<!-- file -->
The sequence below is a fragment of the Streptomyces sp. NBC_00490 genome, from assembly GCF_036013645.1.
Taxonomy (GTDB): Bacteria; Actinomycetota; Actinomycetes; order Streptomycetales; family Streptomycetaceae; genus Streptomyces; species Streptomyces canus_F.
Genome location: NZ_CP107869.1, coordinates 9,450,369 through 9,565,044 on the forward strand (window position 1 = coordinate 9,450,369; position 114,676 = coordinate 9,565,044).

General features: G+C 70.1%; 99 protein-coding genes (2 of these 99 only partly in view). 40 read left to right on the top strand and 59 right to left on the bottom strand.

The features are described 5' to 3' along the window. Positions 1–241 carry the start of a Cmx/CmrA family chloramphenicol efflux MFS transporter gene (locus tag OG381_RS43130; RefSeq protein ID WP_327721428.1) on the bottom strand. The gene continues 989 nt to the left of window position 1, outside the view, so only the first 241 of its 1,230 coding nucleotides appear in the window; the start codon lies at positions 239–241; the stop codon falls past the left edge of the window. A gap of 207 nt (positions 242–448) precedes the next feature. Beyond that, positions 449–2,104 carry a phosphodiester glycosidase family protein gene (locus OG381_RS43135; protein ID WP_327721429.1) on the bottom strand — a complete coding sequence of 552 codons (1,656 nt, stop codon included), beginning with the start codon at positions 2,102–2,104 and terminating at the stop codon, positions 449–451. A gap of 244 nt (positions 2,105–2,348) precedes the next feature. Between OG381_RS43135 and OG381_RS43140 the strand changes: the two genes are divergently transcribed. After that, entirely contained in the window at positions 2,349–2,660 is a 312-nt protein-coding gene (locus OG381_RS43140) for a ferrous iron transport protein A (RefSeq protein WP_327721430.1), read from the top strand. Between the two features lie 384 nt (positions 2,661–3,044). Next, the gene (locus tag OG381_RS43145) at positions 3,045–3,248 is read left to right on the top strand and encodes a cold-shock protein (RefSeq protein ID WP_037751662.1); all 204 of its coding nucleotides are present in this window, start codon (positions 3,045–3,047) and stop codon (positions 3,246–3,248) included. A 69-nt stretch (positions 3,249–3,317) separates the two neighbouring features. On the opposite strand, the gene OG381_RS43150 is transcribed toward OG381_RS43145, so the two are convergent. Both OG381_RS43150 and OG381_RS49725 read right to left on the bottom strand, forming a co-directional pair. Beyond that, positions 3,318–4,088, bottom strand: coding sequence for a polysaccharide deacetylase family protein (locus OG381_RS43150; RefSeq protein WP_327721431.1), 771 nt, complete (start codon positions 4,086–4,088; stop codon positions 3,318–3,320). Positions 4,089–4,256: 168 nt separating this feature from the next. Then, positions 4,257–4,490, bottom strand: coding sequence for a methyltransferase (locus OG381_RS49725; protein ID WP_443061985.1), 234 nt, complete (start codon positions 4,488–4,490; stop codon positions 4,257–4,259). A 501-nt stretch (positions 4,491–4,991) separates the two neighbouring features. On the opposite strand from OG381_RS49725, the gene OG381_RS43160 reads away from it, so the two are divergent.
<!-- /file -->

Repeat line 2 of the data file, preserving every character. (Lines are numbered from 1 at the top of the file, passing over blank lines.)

Taxonomy (GTDB): Bacteria; Actinomycetota; Actinomycetes; order Streptomycetales; family Streptomycetaceae; genus Streptomyces; species Streptomyces canus_F.